In the earliest days, if you wanted to get somewhere or something, you rowed. The row boats were freighters, beamy with lots of freeboard made by a dozen different builders to be the nineteenth century nautical equivalent of the panel truck.
George Rossiter named his rowboat after W.J. Loudon, a pioneer of the Go Home Bay community. Loudon rowed miles at a time to pick up guests and the mail, to go fishing or on a picnic. Georgian Bay is open and deep. Storms come quickly and if you row in exposed water, you better be in a good hull. Loudon always felt safe in his rowboat and he could never understand why anyone would canoe when rowing was so much faster and safer.
The first powerboats were small inboards that held about as many people as a rowboat, and were often used to pull strings of rowboats. The day someone fitted a reliable internal combustion outboard engine marked a decline in rowing on Georgian Bay. Over the next fifty years, the rowboats sat in their boathouses, pulled out once a year for the regatta, the rot unnoticed until they were too far gone to fix. By the 1980’s, one could count on the fingers of one hand the number of serviceable rowboats in Go Home Bay. Nobody rowed. Few even knew how to row.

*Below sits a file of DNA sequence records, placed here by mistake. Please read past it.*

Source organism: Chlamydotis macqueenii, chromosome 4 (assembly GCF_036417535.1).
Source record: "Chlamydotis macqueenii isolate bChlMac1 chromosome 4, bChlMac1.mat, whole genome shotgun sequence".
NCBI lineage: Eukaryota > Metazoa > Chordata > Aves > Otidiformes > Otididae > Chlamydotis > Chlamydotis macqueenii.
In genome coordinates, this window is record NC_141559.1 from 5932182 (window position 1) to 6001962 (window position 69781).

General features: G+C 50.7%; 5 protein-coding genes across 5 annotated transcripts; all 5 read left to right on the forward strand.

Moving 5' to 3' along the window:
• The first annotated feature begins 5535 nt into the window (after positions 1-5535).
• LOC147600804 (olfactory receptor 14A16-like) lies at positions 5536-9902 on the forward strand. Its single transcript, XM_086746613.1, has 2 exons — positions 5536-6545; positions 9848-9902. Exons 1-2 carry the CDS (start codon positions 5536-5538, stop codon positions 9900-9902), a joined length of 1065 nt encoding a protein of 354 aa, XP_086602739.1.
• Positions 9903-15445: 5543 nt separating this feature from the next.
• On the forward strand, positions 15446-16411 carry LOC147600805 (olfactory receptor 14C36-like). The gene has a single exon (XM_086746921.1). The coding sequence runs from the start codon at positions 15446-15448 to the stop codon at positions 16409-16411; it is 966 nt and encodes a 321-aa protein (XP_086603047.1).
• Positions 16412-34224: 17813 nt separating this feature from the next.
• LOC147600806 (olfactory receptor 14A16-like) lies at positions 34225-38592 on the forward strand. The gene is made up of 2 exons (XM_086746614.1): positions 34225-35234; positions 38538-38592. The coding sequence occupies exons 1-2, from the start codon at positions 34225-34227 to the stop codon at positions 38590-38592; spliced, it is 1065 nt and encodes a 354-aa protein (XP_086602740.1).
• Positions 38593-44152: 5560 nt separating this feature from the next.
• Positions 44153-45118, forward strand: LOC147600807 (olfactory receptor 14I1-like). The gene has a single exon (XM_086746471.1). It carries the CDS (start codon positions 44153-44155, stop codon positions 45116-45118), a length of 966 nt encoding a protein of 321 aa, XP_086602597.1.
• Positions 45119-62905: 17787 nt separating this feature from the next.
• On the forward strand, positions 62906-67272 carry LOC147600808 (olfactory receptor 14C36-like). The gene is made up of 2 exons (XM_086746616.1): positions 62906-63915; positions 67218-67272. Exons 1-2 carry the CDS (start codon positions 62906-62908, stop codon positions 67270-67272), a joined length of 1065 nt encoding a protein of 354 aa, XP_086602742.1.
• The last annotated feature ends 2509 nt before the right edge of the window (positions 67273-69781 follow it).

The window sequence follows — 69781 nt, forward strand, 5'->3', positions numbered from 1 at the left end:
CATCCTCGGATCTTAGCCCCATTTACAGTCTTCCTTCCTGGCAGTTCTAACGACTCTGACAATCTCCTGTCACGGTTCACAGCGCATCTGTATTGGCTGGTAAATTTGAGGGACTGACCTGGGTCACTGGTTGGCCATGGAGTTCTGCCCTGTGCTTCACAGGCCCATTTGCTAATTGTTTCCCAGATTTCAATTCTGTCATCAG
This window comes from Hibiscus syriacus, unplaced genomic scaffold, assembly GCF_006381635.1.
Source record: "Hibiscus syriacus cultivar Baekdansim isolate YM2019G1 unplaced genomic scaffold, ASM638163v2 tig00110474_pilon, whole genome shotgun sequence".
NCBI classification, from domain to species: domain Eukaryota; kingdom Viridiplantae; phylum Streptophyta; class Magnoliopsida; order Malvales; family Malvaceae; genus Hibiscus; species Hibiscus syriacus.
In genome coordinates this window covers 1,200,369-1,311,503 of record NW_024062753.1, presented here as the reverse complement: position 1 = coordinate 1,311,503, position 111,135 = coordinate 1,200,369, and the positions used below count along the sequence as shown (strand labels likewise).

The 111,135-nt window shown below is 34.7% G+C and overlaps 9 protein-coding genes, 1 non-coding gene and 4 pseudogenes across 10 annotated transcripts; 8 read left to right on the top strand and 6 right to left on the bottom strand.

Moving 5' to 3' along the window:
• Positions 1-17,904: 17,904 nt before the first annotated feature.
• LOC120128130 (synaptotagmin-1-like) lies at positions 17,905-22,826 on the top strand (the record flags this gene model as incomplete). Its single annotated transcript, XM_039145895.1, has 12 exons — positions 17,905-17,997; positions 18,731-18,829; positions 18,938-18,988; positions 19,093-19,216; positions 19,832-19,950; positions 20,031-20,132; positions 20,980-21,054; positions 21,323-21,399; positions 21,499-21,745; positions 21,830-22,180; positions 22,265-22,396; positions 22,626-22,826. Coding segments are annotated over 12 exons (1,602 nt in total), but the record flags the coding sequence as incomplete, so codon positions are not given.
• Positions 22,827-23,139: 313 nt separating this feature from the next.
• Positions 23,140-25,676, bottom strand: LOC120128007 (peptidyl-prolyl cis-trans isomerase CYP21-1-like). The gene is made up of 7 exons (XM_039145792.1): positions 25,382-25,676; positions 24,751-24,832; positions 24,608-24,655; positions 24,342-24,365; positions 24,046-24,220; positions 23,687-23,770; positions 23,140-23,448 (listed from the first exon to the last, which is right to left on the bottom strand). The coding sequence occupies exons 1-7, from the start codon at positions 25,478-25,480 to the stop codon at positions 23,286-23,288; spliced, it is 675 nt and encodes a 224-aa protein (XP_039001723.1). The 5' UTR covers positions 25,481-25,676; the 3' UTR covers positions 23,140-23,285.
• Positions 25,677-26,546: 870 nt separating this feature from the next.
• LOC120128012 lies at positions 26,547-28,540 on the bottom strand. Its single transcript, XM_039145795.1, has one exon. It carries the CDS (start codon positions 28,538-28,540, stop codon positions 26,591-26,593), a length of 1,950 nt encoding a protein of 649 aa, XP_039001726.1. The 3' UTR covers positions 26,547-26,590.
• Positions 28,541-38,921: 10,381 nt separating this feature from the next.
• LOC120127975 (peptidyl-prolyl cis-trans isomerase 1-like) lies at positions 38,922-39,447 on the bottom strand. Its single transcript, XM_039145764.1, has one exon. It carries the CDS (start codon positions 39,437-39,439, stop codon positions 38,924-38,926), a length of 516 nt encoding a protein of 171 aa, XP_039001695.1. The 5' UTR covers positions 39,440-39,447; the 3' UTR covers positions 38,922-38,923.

Early in his education, George Rossiter veered off the trail from the rest of us. He wanted to work on his own at something he enjoyed. So, out of his deep feelings for Georgian Bay and his instinctive respect for the designers of the boats which moved us around there, George became a marine architect.